We can distinguish each level in terms of values and “being.” For dharma, the general rule in terms of value is to prosper. At this level, one desires worldly happiness and prosperity, seeing these as good. In terms of being, one see the living entity as the body, whether as a human being or as some other species.

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Journey to Surrender: Arjuna's Crisis of Conscience

krishna arjuna 500x688 This first chapter of the  Bhagavad-gita is often overlooked as a superfluous prologue to the real heart of Kṛṣṇa's teachings. And yet we may find the real key to the meaning of the Gīta in Arjuna's crisis of conscience. In fact the chapter has been titled, arjunaviṣādayogaḥ,  अर्जुनविषादयोगः, in keeping with the formality of titling each chapter according to the Yoga system taught within. So what yoga system is examined here in the first chapter?

    As Arjuna begins his conversation with Kṛṣṇa he looks upon the gathered armies and sees cousins, brothers, fathers and sons, even gurus ready to kill and die. He lays down his arms, overcome with compassion. But Arjuna is not a coward as sometimes he is depicted; he is the greatest warrior of the ancient world celebrated in thousands of lines of Sanskrit. He has already defeated Shiva in a hunting duel, contested with his father Indra the god of thunder himself in the burning of the Khandava forest. He has conquered an entire race of ghostly warriors, the Nivata-kavachas and sent them to hell. Arjuna is no shrinking violet.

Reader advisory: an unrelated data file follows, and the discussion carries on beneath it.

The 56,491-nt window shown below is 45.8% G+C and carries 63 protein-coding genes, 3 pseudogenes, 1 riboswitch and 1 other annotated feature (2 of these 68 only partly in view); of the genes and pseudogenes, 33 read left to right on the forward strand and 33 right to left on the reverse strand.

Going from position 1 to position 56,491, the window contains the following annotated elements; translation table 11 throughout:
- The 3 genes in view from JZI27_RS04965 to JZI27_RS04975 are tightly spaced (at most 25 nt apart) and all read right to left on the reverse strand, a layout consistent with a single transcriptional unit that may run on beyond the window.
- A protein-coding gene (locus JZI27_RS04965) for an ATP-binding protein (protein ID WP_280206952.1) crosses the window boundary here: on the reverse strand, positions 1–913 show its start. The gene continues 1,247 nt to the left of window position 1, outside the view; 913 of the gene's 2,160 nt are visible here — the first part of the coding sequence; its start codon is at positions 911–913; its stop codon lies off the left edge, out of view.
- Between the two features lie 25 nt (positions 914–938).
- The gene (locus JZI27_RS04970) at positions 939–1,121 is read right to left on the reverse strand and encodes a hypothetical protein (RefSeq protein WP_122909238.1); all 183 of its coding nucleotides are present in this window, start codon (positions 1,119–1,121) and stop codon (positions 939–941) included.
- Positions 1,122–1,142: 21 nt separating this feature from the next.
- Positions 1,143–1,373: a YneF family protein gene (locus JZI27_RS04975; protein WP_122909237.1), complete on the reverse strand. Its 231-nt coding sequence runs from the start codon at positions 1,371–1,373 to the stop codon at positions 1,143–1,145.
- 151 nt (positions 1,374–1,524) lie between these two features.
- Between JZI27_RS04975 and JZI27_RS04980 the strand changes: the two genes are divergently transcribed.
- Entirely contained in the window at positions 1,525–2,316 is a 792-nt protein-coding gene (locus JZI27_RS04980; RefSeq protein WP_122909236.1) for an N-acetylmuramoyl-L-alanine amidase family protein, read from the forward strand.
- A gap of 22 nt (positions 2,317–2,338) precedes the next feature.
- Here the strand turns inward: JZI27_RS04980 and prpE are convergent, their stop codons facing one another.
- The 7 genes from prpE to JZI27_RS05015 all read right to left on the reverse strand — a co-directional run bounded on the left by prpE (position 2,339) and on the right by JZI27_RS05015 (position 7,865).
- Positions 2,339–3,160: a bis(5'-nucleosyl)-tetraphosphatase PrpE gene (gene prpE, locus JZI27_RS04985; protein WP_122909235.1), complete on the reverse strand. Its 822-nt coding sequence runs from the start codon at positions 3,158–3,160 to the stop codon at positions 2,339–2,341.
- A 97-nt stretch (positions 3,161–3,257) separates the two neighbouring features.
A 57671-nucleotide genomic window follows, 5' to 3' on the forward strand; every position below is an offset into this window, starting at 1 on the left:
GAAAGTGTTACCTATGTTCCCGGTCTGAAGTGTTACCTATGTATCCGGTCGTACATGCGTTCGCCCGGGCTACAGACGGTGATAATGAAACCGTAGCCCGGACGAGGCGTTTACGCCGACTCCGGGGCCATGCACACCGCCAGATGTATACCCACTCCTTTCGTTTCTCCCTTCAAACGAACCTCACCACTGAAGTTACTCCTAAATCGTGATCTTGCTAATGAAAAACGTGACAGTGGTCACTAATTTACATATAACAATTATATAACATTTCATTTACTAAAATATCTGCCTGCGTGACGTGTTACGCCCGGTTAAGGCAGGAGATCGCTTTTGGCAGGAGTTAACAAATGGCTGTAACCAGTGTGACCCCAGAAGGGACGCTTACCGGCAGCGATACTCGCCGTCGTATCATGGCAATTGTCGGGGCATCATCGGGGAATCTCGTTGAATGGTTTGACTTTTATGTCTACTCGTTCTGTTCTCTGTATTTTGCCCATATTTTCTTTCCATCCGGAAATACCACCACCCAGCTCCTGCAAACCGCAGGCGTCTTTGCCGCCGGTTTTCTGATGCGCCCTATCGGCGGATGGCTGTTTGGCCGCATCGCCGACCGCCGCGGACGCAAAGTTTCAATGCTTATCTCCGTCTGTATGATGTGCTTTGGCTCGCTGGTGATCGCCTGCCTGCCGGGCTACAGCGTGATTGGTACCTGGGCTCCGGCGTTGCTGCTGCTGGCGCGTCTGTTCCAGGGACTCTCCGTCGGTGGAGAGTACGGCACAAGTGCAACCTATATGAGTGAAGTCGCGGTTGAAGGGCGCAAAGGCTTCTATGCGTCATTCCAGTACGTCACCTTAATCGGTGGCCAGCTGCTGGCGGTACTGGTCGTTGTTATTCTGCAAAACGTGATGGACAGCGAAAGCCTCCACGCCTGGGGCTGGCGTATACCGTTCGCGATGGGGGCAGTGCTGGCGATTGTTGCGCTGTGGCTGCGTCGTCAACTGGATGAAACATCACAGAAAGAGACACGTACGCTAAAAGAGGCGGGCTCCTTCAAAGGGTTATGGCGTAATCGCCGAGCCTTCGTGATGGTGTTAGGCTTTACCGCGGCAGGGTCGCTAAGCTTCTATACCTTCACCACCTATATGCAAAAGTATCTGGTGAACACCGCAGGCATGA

No coward would singlehandedly demand that his chariot be drawn up in the no-man's land between two opposing armies when arrows are beginning to fly.  And yet, after having been primed for this battle, having won the greatest weapons of war from the gods, instead of entering the fray swinging his sword and firing arrows from his famous Gandhiva bow, he has a moment of doubt. 

     Vishada can mean "despair, despondency." I think in today's parlance we would call it a "crisis of conscience." The Bhagavad-Gita takes us on a journey from despondency and suffering to enlightenment and bliss. But we begin with Arjuna's crisis of conscience.

     It may seem a conceit to call "Crisis of Conscience" a form of yoga. And yet if "yoga" is a system for bringing us in contact with the divine, that journey often begins with doubt. If we don't take time to question who we are or what we are doing, we may never confront ourselves with the truth about reality. Arjuna's crisis of consciense makes him doubt everything. He questions Krishna: Why must he be a warrior? What is the place of society, religion, duty, self-consciousness, God consciousness? What happens when duty and religion clash? Arjuna is no fool. He has participated in discussions with great sages and saints from the Kamyaka forest to the heavenly planets. He is well-acquainted with Vedic conclusions about duty and karma. And yet his crisis of conscience allows him and us to explore the deepest questions through his conversation with Kṛṣṇa.